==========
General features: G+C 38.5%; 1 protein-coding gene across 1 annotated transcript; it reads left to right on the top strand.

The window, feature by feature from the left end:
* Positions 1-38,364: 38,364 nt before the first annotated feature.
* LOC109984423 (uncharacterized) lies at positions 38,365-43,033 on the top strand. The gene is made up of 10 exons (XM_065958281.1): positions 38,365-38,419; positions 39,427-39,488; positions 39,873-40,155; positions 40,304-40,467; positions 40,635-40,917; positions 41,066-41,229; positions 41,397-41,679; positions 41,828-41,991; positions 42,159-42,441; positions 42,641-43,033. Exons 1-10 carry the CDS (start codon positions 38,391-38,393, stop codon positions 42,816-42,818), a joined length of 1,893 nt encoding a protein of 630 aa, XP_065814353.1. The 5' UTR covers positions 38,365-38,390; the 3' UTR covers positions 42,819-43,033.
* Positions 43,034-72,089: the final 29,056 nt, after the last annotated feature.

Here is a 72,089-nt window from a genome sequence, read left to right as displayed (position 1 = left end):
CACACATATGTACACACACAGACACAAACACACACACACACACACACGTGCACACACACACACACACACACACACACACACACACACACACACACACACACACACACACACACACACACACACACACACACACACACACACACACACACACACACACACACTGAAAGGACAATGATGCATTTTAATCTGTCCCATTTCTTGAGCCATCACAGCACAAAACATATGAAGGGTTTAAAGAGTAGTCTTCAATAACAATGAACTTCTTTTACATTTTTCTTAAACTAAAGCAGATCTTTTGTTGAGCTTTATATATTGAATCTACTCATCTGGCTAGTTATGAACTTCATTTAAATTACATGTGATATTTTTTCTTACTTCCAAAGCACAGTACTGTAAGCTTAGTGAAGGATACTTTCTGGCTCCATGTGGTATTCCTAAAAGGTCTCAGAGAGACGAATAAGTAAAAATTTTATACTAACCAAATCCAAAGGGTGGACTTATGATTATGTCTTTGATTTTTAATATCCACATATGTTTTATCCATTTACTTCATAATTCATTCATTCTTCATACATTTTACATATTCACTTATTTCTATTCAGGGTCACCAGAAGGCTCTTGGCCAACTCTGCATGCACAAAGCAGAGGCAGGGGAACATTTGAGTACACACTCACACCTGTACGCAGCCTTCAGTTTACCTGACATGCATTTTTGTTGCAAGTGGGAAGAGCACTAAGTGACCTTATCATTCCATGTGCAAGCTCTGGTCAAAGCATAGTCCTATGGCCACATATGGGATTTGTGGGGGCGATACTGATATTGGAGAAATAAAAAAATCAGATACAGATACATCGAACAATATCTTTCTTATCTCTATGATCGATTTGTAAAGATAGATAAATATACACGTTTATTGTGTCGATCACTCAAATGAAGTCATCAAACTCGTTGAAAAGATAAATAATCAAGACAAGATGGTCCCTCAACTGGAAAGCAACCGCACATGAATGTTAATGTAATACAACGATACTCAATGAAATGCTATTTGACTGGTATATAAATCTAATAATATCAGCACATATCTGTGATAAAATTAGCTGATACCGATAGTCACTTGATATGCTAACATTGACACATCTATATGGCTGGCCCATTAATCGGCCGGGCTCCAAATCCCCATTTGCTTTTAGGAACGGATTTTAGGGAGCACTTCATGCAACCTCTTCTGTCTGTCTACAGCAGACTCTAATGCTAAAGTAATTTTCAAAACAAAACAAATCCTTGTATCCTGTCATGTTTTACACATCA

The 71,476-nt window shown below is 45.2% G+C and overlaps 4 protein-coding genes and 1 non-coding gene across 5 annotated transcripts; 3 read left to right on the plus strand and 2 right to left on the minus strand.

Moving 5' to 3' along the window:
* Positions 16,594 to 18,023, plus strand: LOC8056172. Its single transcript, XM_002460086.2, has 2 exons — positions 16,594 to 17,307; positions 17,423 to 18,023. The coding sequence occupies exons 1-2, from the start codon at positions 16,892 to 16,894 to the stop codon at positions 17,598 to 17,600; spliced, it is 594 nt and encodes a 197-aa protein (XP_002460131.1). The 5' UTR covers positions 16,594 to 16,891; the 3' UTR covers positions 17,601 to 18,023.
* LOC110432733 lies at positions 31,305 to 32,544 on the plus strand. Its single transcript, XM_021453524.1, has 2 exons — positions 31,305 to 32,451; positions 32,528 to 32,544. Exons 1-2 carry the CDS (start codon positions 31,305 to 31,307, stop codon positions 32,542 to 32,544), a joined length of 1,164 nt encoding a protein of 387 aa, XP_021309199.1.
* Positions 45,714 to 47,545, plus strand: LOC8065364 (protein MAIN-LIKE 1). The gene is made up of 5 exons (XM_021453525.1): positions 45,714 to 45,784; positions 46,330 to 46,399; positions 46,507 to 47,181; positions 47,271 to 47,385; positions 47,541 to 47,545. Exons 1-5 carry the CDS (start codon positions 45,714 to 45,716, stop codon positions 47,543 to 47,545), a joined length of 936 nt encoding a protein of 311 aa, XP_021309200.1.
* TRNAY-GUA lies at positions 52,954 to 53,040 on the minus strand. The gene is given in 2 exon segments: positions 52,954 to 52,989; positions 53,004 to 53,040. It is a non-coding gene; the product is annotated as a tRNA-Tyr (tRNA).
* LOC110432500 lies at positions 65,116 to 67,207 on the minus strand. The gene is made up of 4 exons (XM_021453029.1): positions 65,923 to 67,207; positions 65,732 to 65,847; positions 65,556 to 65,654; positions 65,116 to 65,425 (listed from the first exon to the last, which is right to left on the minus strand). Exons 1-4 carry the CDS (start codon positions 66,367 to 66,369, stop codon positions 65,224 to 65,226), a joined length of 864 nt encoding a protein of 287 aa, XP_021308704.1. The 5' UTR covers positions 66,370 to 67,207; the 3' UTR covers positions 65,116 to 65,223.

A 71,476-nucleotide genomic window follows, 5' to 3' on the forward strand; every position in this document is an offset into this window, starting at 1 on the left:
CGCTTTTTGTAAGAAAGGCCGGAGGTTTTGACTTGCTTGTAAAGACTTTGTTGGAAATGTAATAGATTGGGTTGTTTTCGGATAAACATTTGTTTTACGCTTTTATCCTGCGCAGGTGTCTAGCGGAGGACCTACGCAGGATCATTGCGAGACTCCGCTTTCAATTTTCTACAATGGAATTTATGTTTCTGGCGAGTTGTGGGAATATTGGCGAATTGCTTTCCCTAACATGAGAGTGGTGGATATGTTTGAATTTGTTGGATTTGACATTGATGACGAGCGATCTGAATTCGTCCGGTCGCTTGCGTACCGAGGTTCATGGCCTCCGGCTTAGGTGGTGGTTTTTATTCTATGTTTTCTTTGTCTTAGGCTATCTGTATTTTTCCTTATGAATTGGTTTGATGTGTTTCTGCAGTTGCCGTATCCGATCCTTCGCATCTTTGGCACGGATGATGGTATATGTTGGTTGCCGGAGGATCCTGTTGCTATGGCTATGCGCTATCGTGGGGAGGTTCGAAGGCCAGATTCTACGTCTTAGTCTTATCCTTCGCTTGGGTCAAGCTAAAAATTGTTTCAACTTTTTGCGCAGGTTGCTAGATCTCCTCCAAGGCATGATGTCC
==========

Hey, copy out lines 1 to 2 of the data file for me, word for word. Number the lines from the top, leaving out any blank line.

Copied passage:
General features: G+C 38.5%; 1 protein-coding gene across 1 annotated transcript; it reads left to right on the top strand.

The window, feature by feature from the left end: